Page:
Conservation status: — Allium muratozelii is a species endemic to a restricted area of Turkey, being only known from two locations. According to the observations and field studies, its extent of occurrence (EOO) is less than 20 km 2 with the number of mature individuals being less than 250 (criteria B2 ab (i, iii) of IUCN 2012), and the area of occupancy (AOO) is less than 10 km 2. Due to a planned construction of a dam within the distribution area of the new species, the area of occupancy will be soon further narrowed. A second location of the new species is under threat due to mining activities. For these reasons, the quality of habitat may be deteriorated or vanished, and the number of individuals in populations may decrease accordingly. Therefore, the conservation status of the new species is assessed as CR (Critically Endangered) based on IUCN criteria ( IUCN 2012).

Additional specimens examined:— TURKEY. Tunceli: 14 km from Tunceli-Pülümür-Sütlüce crossroads to Çıralı village (Southeast of Azizabdal mountain), steppe, 1800 m, 23 May 2014, M.Özel & M.Armağan 3824 (paratype GAZI!). Ibid. 09 July 2020, M.Özel & M.Armağan 8338 ( HUB!), Tunceli-Ovacık arası, 1100 m, 17 Apr 1979, T. Baytop (ISTE 41792! identified as A. colchicifolium ) .

Additional specimens examined of other species:— Allium colchicifolium ( Fig. 5 View FIGURE 5 ). TURKEY. Elazığ: in subalpinis prope Bakır Maden, May 1852, Noë 706 (holotype G!, isotype W!); Yaylım dağı, Derekan mah., 1650 m, steppe, 17 June 1983, H.Evren 1478 (AEF!); Sivrice, Kürk köyü, köyün kuzeybatısındaki yamaçlar, 1550 m, 03 July 2009, İ.Genç 1414 (ISTE!); Bitlis: 20 km S of Bitlis, 1830 m, 27 May 1961, H.C. Stutz 1443 (W!); Diyarbakır: mountains between Diyarbakır and Elazığ, 1100 m, 18 May 1967, F.Campbell 54 (K!); Kahramanmaraş: Süleymanlı- Berit dağı arası, 1800-2000 m, kalkerli doğu yamaç, 18 May 1978, B.Yıldız 1893 (AEF!); Siirt: Sason, Sason dağları, Hallis dağ Massif, lower slopes above Seyhan W of Sason, 1300 m, 20 May 1967, Albury, Cheese, and Watson 1167 (K!); Van: Çatak, Kayaboğazı köyüne 2 km, Artos dağı etekleri, 2200-2500 m, sulak çayırlar, 4 May 1985, N.Özhatay s.n. (ISTE!). A. straussii (identified as A. colchicifolium ). IRAN. Kermanshah: in monte Kuh-i Kinisht, 08 June 1909, Strauss s.n. (G!).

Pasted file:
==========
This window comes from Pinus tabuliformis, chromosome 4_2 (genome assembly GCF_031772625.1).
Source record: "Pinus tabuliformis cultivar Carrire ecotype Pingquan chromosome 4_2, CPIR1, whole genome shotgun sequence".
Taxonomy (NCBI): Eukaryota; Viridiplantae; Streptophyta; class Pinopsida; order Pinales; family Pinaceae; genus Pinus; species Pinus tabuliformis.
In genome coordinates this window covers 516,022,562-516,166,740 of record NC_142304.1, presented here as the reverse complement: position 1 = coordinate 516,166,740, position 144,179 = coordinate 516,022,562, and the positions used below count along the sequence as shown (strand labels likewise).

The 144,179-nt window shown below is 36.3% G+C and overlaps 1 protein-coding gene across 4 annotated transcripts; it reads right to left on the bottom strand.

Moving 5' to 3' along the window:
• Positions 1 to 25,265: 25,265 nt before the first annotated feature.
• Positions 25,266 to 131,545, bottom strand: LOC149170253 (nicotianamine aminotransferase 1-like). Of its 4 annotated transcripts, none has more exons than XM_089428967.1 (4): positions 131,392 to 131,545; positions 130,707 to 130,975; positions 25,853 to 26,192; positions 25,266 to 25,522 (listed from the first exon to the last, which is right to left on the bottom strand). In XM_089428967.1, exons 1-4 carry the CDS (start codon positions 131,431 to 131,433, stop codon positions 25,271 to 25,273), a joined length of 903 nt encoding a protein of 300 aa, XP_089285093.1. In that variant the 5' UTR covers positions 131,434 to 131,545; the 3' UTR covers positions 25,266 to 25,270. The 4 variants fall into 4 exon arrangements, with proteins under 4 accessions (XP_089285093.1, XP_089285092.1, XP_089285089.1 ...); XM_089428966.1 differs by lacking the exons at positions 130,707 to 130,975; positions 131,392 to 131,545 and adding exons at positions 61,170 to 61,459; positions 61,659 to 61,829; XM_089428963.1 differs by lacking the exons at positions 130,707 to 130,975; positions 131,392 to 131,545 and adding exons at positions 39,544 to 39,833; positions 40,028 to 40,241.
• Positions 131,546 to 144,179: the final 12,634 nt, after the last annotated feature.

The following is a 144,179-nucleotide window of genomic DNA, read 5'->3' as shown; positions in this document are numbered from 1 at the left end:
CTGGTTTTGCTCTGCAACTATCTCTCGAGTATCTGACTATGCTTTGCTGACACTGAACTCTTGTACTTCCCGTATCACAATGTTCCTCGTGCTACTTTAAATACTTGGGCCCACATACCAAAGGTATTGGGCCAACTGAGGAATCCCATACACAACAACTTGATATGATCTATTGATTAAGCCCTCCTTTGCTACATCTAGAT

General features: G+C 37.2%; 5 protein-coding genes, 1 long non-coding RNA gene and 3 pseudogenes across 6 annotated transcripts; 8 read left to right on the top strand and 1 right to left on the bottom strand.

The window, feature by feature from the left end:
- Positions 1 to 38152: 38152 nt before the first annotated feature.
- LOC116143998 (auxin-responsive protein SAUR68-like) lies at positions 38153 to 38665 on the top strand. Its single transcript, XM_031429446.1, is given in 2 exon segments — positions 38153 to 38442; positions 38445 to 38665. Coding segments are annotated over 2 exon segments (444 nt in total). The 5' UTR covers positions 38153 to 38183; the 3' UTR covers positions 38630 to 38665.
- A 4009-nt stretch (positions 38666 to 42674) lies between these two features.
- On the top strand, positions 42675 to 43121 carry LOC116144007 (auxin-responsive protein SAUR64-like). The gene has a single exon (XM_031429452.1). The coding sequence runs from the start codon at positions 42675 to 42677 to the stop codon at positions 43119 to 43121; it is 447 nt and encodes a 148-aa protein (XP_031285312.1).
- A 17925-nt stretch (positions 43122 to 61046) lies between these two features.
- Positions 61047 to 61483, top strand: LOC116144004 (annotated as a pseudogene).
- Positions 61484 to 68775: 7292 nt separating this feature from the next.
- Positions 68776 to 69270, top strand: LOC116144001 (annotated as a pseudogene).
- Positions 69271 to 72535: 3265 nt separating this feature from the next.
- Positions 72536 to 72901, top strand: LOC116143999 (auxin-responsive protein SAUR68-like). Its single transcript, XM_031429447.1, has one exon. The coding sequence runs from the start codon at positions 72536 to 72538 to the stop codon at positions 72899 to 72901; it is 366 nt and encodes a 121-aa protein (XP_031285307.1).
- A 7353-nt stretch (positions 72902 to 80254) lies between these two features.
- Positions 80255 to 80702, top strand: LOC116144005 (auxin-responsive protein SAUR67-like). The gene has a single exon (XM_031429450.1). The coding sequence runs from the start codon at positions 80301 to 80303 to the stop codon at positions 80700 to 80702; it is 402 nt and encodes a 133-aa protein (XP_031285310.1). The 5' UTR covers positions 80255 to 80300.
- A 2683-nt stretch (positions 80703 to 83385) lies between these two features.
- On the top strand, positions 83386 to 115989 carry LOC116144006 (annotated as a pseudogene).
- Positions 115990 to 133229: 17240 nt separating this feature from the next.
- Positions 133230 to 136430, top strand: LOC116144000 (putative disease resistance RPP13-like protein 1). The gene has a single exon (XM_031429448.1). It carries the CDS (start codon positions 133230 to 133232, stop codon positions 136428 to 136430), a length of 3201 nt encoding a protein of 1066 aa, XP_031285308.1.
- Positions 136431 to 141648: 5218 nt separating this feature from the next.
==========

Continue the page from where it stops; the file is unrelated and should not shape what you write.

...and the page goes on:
Seed morphology: —The seeds of Allium muratozelii have a broadly ovate-oblong shape and a slightly wrinkled surface. Seed size is 2.48–3.14 × 1.55–2.35 mm, and the range of the L/W ratio is 1.18–1.90. These seeds show suborbicular to elliptic testa cells as the dominant shape, S- to omega-like strongly undulated anticlinal walls, and many convex variably sized verrucae on the periclinal walls ( Figs. 3, 4 View FIGURE 4 ). The seed characters have provided beneficial systematic contributions at various taxonomic level in the genus Allium ( Celep et al. 2012, Lin & Tan 2017). Allium muratozelii shows the general seed micromorphology characteristics found in species of the section Melanocrommyum .